Fintech startups on partnering with banks, internal fraud, innovation

 

NEW YORK--How is disruptive technology changing the world’s oldest business? Last March 2, the MIT Enterprise Forum featured a panel of financial experts to share their thoughts on the topic at the Betterment offices in Chelsea.

 

http://www.eventbrite.com/e/how-disruptive-technology-is-changing-the-worlds-oldest-business-finance-tickets-21046701250?mc_cid=db6dfcf56b&mc_eid=27b1361c89

 

The panelists consisted of Jon Stein, CEO and founder of Betterment; Eran Barak, business operations point man at Symphony;  Phil DeGisi, chief marketing officer of CommonBond and Lowell Putnam, CEO and founder of Quovo.

 

Betterment is an automated investing service that provides optimized investment returns for individual, IRA, Roth IRA & rollover 401(k) accounts. Symphony is a cloud-based communications service that delivers organizational productivity where markets and individuals come together to create vibrant communities in which to share content, insights and opinions.

 

CommonBond refinances student loans, while Quova empowers sophisticated investors with Big Data tools ranging from portfolio aggregation to sophisticated analytics.

 

Below are some of their thoughts on a host of things, including consumer data  

 

  • Why is there no Amazon of financial services? Partly (because of) regulations

  • Services are balancing privacy and comfort use

  • Encryption technology helps keep consumer data (secure)

  • Seeking a more advised world to offload burden from consumes

  • There is need for better access to data

  • Looking for more transparency to consumer data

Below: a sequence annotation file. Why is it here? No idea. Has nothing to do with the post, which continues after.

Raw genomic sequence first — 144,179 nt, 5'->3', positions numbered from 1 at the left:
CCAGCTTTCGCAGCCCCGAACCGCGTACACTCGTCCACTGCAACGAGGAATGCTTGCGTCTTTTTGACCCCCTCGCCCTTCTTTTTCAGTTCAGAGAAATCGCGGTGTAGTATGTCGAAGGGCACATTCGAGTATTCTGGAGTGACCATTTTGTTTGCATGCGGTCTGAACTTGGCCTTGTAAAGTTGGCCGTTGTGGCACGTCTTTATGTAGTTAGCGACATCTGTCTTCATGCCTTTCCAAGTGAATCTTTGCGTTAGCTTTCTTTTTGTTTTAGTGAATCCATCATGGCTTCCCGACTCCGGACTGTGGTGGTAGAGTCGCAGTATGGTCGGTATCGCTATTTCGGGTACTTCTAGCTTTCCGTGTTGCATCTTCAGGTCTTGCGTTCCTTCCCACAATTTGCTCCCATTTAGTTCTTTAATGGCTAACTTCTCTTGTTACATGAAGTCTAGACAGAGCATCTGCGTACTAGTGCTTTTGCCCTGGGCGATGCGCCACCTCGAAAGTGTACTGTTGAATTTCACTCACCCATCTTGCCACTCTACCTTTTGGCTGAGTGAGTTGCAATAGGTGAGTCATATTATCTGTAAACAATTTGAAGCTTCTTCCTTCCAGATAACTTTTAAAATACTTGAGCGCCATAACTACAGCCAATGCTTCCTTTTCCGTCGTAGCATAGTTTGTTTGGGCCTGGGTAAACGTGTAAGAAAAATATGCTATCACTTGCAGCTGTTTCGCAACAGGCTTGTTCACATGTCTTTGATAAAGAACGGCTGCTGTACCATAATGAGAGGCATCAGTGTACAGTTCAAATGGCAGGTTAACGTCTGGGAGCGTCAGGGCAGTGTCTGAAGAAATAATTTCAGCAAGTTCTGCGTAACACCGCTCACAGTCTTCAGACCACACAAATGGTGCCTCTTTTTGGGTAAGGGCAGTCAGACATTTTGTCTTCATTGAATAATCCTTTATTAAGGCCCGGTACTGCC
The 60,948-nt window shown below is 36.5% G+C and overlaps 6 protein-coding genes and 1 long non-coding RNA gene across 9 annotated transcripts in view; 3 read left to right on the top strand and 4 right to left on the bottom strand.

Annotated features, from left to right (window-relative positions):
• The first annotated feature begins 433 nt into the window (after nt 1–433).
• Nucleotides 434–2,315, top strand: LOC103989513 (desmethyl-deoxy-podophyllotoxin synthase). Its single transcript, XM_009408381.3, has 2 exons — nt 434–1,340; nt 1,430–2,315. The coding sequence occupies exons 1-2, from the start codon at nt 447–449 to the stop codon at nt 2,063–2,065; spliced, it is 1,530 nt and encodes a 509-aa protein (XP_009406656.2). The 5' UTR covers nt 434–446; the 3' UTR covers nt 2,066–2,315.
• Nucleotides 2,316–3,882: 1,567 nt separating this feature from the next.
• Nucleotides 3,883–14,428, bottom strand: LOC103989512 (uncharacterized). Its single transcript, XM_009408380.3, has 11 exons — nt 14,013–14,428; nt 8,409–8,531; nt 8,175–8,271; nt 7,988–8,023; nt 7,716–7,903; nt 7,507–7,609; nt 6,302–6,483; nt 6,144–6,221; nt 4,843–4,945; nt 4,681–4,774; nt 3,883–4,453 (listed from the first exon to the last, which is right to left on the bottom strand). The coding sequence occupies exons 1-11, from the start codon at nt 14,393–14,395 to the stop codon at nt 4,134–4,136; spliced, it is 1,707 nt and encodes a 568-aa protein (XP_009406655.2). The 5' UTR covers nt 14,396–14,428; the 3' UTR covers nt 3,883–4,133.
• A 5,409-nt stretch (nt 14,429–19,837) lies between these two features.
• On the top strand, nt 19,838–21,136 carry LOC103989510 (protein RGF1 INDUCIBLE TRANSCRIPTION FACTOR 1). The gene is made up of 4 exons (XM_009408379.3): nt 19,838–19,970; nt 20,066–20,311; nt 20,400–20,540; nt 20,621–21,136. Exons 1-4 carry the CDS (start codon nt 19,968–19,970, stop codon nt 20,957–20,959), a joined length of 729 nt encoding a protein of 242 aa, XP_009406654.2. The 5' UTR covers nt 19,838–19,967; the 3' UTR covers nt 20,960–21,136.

• Complexity of the system is rearing its ugly head

  • The industry we’re in is being disrupted. Over time, the hope is to be disrupted (to improve financial services) as the endgame

  • Is there always going to be a need for choice? In a driverless world, we still need to know where to go, which restaurant to go to. So it’s the same with financial services

  • We can partner with a lot of companies. Banks are taking mini-entrepreneurship routes. They’re trying to beat startups at their own game

  • People love the diversity of choices now

  • People will adapt new technologies to protect their valuables—from Apple and FBI

  • 3 things where technology is headed: finance, education, healthcare

  • International courts have not resolved regulation (If an American is in the United Kingdom talking to someone in Hong Kong, which regulation needs to be followed—US, UK or HK?

  • Open innovation in fintech as it comes back as value because people create value

  • On security, internal fraud is more worrisome

  • Security nowadays is like Mission Impossible territory with chemicals used for protection  

  • Banks like partnering because they can buy the asset